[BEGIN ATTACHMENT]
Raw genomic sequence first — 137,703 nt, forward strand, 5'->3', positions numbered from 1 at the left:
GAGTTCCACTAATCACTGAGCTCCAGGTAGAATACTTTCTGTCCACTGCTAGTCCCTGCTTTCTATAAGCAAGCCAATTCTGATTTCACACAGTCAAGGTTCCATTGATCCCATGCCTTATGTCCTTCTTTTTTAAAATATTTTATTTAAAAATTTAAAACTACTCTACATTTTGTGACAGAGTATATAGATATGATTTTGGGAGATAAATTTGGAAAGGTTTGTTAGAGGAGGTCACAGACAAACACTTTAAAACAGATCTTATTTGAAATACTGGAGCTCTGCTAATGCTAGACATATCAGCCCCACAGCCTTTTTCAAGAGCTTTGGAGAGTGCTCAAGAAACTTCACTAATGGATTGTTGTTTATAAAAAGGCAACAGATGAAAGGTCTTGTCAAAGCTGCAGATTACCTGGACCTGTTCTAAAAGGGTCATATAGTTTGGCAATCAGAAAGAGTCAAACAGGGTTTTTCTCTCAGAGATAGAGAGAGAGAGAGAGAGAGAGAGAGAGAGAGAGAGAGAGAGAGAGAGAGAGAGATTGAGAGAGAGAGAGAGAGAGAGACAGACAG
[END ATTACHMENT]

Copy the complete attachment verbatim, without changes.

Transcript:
Raw genomic sequence first — 137,703 nt, forward strand, 5'->3', positions numbered from 1 at the left:
GAGTTCCACTAATCACTGAGCTCCAGGTAGAATACTTTCTGTCCACTGCTAGTCCCTGCTTTCTATAAGCAAGCCAATTCTGATTTCACACAGTCAAGGTTCCATTGATCCCATGCCTTATGTCCTTCTTTTTTAAAATATTTTATTTAAAAATTTAAAACTACTCTACATTTTGTGACAGAGTATATAGATATGATTTTGGGAGATAAATTTGGAAAGGTTTGTTAGAGGAGGTCACAGACAAACACTTTAAAACAGATCTTATTTGAAATACTGGAGCTCTGCTAATGCTAGACATATCAGCCCCACAGCCTTTTTCAAGAGCTTTGGAGAGTGCTCAAGAAACTTCACTAATGGATTGTTGTTTATAAAAAGGCAACAGATGAAAGGTCTTGTCAAAGCTGCAGATTACCTGGACCTGTTCTAAAAGGGTCATATAGTTTGGCAATCAGAAAGAGTCAAACAGGGTTTTTCTCTCAGAGATAGAGAGAGAGAGAGAGAGAGAGAGAGAGAGAGAGAGAGAGAGAGAGAGAGAGAGATTGAGAGAGAGAGAGAGAGAGAGACAGACAG